ISBN: 9780008134105

Monster Making 101

Recently I braved the heaviest rain of winter to attend the WORD Writer’s Workshop “Teaching the Monster to Speak” hosted by the energetic Tracy Farr.

Tracy Farr (image credit, Matt Bialostocki)

Cover of The life and loves of Lena GauntTracy, who was born across the ditch but who we’ll claim as a Kiwi as she’s lived in Wellington for the past 20 years, wrote The Life and Loves of Lena Gaunt in 2013 and received accolades for creating characters so real they could walk off the page. Tracy started her second novel and was determined to achieve the same rich characterization. She investigated her writing process so she could replicate it. The twenty or so other workshop attendees and I were fortunate enough to be able to share her wisdom.

To make truly original, realistic characters, Tracy advises authors to stitch them together, physically and psychologically. To extend the Frankenstein metaphor further, she suggests splicing character traits and collecting body parts. Take your mother’s dark eyes, your cousin’s dress sense (or lack of), your colleague’s habit of giving you compliment sandwiches and your dentist’s squint, and you’re on the way to making your Monster. Tuck away images or sayings specific to your Monster into a real or virtual folder via Pinterest or Scrivener. Make mood boards and observe, collect and record “whatever buzzes”. Place your Monster into a setting and move it around so it can start to take on a life of its own.

The idea is to transform/invent/disguise people you know to create your characters. Tracy says “be aware of when you’re copying and when you’re creating” and encouraged us to do a writing exercise every day. She assured us that, if we do this, something (or someone) will turn up.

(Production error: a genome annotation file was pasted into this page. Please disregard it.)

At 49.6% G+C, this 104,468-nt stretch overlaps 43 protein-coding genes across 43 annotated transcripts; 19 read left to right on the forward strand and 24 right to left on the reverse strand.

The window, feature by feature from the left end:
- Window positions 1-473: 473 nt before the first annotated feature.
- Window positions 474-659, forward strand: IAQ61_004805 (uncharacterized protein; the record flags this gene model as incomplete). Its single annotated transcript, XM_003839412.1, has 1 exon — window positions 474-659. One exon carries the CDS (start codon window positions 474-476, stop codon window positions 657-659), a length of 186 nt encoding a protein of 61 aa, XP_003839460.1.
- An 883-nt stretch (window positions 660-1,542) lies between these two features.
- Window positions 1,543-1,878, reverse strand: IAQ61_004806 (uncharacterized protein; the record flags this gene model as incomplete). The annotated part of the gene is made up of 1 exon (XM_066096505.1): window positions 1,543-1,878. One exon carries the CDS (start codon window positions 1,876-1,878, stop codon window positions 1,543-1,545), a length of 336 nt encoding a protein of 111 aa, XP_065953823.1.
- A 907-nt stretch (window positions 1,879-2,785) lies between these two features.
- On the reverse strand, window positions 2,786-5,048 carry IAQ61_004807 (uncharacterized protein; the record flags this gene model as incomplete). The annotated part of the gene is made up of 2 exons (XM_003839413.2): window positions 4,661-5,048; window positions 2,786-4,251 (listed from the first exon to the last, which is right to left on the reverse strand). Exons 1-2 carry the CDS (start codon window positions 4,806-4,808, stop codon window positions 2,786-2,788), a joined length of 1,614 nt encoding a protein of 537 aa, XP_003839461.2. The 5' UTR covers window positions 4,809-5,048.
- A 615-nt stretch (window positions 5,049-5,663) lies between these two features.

Cover of WriteTracy based her workshop on four main writer’s resources: Sarah Quigley, Write; Linda Barry’s nearsightedmonkey Tumblr; Jason Steger, It’s fiction and that’s a fact (on Helen Garner’s The Spare Room); and The Exercise Book: Creative Exercises from Victoria University’s Institute of Modern Letters (see also

Tracy Farr’s new novel, The Hope Fault, is due for release by the Freemantle Press next year. Make sure you keep an eye out for it – an eye, his ear, your brother’s obsession with drones, the butcher’s stutter, the purple coat you saw at Farmers… Make it real then make it strange. Happy stitching!

More WORD Christchurch

“Important things are happening” – Jane Smiley

At the Christchurch Art Gallery last night, a keen group of contemporary fiction fans gathered to hear American author Jane Smiley talk about her life, her books and her love of “playing” with fiction. Jane appeared at this WORD Christchurch event with thanks to the Auckland Writers Festival.

Jane Smiley - WORD Christchurch
Jane Smiley. Flickr 2016-05-09-IMG_4137

Well-known Christchurch literary promoter Morrin Rout introduced Smiley as a “formidable chronicler of her times” who has written 27 books including adult novels, books for children and young adults, and non-fiction works on subjects as diverse as craft, computers and Charles Dickens. This woman is one smart cookie. She studied Old Norse, Old English and Old German among other languages at university and was awarded a Fulbright Scholarship to Iceland, an experience which prompted her to write The Greenlanders (which Jonathan Franzen considers to be one of the best novels ever to come out of the USA).

Despite all this heady stuff, Jane Smiley comes across as a warm, witty, engaging woman who, like many of us, loves nothing more than trying to figure out what makes other people tick. She openly admits she grew up in a “very gossipy family” and enjoyed the talkative, mentally challenging environment.